Outdoor Mushroom Cultivation with Field and Forest Products
It's September! This sweltering summer is coming to a close, and thank the heavens it's been raining a bit more in the past few weeks. (At least in our neck of the woods). With the coming drops in temperature and increased precipitation, we over here at The Forest Garden have our foraging baskets all set and ready for the weeks to come. But did you know you could experience a mushroom harvest in your own backyard? Join us for an in-depth episode delving into the world of outdoor mushroom cultivation with our lovely guests Phoebe & Joe Krawczyk of Field and Forest Products! Listen in to learn about Winecap cultivation in woodchip beds, shiitake cultivation on logs, and much much more! And if you don't follow them already on social media, check out Phoebe's incredible mushroom minute posts on the Field and Forest instagram page @fieldandforestproducts. You can also find us on instagram @forestgardenpodcast, which is the best place to reach out if you have any questions or comments about a topic we cover in a given episode.
Field and Forest Products links:
Other projects we discuss in the episode:
Carbon Farming Solutions & The Nutritional Value of Perennial Vegetables with Eric Toensmeier
Welcome back podcast listeners! Tune in today to learn from one of our personal heroes Eric Toensmeier, author of Paradise Lot, Perennial Vegetables, The Carbon Farming Solution (and co-author of Edible Forest Gardens written by Dave Jacke). We cover quite a bit in todays episode, prepare yourself for in depth descriptions of agroforestry practices, the incredible nutritional value of some of Eric’s favorite perennial vegetable crops, and much much more.
Establishing a Regenerative Community Network: The Resilience Hub with Lisa Fernandes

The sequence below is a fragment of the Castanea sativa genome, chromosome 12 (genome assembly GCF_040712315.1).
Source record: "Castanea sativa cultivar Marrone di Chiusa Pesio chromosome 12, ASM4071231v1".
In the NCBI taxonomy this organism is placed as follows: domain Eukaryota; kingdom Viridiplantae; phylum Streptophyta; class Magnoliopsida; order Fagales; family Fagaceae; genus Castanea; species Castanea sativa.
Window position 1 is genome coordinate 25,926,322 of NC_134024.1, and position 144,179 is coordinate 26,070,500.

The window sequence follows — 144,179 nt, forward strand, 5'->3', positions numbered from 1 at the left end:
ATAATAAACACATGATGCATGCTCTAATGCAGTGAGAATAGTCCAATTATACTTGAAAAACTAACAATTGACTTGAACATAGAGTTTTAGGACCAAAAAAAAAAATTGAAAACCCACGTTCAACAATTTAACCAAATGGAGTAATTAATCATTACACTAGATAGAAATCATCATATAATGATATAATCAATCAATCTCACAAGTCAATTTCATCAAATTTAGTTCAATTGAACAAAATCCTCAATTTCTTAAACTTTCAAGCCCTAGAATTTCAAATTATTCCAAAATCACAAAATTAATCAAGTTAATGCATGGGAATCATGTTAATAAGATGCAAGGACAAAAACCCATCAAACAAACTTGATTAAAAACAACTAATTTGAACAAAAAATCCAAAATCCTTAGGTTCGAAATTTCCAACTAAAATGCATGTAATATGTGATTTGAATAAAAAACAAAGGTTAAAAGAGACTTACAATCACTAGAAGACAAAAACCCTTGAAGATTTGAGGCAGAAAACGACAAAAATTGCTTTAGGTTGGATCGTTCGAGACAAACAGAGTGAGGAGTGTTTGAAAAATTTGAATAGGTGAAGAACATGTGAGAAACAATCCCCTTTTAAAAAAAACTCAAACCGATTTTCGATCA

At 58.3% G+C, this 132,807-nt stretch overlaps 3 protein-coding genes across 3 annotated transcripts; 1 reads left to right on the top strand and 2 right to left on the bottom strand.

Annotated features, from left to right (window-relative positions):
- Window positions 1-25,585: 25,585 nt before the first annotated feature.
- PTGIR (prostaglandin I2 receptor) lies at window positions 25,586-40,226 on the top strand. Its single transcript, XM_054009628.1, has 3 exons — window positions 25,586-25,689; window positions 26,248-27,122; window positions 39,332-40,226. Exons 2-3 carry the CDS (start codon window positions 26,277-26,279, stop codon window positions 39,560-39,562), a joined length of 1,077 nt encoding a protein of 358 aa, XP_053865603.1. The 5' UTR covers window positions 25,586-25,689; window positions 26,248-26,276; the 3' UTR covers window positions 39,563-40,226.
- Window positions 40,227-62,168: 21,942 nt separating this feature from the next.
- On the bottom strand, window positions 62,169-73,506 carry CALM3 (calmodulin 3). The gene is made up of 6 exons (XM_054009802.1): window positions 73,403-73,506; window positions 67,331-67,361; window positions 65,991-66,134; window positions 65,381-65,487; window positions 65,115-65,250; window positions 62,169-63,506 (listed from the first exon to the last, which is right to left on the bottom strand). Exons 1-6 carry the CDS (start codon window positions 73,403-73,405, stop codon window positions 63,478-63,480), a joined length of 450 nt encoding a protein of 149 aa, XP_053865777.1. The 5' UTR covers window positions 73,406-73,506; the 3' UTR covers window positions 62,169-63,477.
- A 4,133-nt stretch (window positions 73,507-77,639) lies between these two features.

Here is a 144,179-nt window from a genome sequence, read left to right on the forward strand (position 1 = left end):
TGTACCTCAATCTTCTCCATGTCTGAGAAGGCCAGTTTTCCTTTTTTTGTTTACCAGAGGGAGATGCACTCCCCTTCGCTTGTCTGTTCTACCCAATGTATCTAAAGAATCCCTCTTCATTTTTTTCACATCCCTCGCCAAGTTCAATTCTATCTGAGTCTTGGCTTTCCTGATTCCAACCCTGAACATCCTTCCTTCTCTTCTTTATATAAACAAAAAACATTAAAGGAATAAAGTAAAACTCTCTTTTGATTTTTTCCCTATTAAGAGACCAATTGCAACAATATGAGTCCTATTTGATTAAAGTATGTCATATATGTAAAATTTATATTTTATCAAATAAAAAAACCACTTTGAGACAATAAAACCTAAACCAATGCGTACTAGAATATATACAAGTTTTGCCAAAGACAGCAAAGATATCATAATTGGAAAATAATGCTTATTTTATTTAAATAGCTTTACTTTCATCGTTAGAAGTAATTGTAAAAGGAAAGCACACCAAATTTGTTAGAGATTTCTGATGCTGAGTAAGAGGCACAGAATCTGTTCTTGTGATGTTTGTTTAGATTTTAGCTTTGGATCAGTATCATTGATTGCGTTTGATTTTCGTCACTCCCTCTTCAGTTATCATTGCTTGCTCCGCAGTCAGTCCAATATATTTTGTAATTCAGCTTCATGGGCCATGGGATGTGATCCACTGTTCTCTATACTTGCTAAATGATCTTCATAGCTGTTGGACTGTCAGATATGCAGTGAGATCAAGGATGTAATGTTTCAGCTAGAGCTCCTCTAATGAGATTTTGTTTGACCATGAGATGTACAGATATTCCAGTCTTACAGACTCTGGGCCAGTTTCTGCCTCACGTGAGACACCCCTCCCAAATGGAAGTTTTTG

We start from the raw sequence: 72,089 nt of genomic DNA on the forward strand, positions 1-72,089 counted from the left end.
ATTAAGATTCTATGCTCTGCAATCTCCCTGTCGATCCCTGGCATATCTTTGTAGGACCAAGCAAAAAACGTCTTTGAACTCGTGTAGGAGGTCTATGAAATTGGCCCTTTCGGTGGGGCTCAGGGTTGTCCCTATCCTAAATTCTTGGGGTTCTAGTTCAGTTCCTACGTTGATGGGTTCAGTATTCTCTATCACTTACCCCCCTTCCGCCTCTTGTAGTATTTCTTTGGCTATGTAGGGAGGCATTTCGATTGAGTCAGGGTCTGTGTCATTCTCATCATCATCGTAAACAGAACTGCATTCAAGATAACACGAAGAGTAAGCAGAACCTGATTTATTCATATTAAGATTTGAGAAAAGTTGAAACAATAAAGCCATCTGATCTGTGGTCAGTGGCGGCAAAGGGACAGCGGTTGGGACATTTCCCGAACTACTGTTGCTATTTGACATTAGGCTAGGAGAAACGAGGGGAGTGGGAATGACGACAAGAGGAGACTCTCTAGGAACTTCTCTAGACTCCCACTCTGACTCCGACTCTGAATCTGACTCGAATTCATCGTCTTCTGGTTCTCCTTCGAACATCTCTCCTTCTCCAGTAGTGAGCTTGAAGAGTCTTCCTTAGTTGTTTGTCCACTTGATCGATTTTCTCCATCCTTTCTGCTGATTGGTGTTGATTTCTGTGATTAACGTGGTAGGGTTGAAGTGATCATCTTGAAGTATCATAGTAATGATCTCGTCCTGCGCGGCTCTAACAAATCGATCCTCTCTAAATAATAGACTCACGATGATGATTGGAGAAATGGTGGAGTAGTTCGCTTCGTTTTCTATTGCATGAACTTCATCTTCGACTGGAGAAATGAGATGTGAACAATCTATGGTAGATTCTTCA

Welcome back podcast listeners! Today we have a really good one for y'all, a deep dive into the in's and out's of how The Resilience Hub got started. If you have never heard of it, The Resilience Hub is 'a 501c3 organization dedicated to regenerating land, growing healthy food, and building strong, resilient communities.' But it didn't necessarily start out doing all those things! Tune in today to learn about its origins, from our guest Lisa Fernandes - founder of The Resilience Hub, and current Communication Director for the Food Solutions New England network based at the UNH Sustainability Institute in Durham, New Hampshire. Today's episode is a crash course in how to get the ball moving in your own neighborhood if you are interested in establishing a community network of people who want more food crops in public spaces, in neighborhood backyards and front yards, and more! Tune in and don't touch that dial! Or whatever the modern analog for a dial is these days. Don't press that skip button? You get the idea... Remember that if you want to get ahold of us you can find us on instagram at @forestgarden podcast.